SOUTHERN SPIRITS (Ten Speed Press, 2016, 316 pages, ISBN 978-1-60774-867-0, $24.99 USD hardbound) is by Robert F. Moss, a food and drink writer in Charleston, South Carolina. He has written free-lance articles plus books on southern BBQ and dining. Here, he expands on four hundr3d years of drinking in the American south, with archival black and white illustrations and with recipes. While most people will relate to moonshine and mint juleps, southerners also drank lagers, applejack, and peach brandy/bourbon (precursor to Southern Comfort) and imported beverages such as Madeira, cognac, and rye.
He does a great job in dispelling the "bourbon" myth as being the only drink. The research is fascinating and impeccable. There is a bibliography and an index, with all the 25 drink recipes collated together under the entry "Recipes" as well as alphabetically within the main index itself. These preparations have their ingredients listed in avoirdupois measurements, but there is no table of metric equivalents.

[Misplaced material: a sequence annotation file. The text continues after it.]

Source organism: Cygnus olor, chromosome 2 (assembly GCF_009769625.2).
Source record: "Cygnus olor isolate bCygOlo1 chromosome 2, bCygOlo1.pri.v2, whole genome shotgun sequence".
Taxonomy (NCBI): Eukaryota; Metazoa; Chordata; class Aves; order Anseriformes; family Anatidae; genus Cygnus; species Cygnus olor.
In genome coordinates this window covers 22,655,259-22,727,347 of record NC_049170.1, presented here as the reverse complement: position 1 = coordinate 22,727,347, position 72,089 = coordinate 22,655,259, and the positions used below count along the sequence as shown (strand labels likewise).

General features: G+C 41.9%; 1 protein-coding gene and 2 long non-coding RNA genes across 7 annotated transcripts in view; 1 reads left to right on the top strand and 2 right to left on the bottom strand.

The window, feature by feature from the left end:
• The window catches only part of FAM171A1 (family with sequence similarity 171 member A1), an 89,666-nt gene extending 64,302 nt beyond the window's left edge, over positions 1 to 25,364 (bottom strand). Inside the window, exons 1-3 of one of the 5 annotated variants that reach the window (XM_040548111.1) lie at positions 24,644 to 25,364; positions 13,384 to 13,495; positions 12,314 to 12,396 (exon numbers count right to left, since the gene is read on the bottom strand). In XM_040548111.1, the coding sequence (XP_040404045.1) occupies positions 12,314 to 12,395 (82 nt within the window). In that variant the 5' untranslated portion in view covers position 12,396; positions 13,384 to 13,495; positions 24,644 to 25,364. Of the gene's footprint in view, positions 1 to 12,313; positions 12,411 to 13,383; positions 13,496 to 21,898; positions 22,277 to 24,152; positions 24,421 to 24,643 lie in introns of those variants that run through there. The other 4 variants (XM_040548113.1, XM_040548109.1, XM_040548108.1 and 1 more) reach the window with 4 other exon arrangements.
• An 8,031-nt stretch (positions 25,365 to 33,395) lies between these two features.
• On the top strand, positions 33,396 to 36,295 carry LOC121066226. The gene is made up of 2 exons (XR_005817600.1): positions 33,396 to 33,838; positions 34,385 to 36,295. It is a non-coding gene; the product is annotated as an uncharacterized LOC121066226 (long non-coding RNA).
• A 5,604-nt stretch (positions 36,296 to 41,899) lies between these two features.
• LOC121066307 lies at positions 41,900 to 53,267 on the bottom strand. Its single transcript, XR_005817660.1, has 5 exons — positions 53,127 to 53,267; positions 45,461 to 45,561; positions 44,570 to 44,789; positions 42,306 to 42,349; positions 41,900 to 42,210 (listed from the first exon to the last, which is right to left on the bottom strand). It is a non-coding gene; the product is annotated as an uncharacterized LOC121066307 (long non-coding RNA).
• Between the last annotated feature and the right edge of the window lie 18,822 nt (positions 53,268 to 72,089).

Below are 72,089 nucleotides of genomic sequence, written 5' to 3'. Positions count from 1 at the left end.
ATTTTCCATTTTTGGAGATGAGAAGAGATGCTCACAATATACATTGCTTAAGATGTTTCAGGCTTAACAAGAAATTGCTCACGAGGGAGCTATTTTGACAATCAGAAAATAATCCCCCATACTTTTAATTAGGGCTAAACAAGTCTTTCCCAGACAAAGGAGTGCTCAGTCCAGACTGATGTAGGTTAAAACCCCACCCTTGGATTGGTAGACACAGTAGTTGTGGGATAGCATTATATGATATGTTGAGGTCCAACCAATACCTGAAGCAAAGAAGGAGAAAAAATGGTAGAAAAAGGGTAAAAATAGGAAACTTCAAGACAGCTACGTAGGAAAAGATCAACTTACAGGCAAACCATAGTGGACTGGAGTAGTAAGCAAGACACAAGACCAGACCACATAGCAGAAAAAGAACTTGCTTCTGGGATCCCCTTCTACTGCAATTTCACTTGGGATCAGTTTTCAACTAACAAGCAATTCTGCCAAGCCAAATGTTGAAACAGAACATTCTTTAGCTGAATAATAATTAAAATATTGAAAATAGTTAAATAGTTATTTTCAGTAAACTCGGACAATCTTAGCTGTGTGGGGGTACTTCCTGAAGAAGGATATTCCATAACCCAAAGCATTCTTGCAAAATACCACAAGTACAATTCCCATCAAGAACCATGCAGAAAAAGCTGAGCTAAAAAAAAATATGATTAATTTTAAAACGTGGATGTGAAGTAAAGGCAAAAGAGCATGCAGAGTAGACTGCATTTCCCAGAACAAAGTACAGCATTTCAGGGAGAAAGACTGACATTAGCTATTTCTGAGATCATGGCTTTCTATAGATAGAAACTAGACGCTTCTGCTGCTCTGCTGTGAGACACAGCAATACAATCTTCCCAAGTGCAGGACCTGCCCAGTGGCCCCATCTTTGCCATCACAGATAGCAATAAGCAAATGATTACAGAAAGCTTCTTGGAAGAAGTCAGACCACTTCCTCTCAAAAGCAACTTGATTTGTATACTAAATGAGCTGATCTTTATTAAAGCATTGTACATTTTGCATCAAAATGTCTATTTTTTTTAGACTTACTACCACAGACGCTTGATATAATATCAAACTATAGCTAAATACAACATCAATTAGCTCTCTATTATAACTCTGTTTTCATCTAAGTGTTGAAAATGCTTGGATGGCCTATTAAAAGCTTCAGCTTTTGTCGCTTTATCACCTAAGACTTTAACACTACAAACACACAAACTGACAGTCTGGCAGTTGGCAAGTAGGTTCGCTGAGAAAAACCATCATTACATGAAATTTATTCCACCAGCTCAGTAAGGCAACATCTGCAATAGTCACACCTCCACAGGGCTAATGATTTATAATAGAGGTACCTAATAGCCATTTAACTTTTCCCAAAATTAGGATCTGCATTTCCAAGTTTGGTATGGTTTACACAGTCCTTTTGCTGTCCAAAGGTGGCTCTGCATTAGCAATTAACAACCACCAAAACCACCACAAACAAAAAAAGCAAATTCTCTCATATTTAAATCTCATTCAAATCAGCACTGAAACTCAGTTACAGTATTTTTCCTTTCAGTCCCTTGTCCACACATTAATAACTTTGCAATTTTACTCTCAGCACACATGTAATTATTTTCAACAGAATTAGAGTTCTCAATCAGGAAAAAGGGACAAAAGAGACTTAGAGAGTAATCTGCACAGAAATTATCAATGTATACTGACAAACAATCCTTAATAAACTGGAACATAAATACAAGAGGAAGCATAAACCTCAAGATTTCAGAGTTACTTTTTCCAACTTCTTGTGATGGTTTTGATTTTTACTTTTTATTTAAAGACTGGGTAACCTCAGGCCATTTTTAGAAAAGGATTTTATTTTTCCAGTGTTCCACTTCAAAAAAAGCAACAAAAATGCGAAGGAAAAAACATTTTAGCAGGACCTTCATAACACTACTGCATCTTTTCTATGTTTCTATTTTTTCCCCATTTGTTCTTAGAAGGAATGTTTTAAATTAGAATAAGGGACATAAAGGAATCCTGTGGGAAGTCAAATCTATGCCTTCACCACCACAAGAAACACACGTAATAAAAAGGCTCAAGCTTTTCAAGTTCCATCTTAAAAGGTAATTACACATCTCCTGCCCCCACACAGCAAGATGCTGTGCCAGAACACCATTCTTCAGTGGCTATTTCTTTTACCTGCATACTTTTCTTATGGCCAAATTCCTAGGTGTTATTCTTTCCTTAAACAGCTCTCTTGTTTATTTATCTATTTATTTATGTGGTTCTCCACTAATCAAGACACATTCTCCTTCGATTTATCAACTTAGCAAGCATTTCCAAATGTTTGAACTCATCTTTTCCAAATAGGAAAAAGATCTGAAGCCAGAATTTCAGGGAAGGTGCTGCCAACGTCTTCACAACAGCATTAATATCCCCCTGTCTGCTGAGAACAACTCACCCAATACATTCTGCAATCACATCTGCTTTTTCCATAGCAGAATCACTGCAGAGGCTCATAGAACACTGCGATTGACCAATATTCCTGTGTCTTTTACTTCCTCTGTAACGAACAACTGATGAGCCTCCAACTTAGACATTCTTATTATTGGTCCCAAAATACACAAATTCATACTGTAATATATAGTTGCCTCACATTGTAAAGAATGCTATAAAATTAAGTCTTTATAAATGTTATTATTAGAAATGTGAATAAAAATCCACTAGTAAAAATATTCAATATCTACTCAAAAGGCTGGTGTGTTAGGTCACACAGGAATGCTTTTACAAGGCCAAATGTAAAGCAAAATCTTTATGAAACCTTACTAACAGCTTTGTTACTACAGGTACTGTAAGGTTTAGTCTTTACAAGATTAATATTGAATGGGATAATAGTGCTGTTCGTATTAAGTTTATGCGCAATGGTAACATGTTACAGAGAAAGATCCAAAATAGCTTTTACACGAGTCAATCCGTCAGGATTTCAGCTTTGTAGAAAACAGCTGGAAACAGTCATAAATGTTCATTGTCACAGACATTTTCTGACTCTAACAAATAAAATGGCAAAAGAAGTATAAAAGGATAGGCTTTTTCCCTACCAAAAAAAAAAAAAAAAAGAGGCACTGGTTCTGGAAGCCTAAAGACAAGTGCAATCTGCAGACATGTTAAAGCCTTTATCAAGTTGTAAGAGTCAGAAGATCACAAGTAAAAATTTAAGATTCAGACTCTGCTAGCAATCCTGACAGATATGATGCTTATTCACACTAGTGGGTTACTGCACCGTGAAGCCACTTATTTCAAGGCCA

Audience and level of use: culinary historians; Southern US history buffs; drinkers.
Some interesting or unusual recipes/facts: apple cider sidecar; black walnut orgeat; coca-cola simple syrup; creole contentment; moonshine margarita; ramos gin fizz; rum punch.
The downside to this book: I would have liked more recipes.
The upside to this book: he's a culinary historian, so it is a well-researched package.
Quality/Price Rating: 92.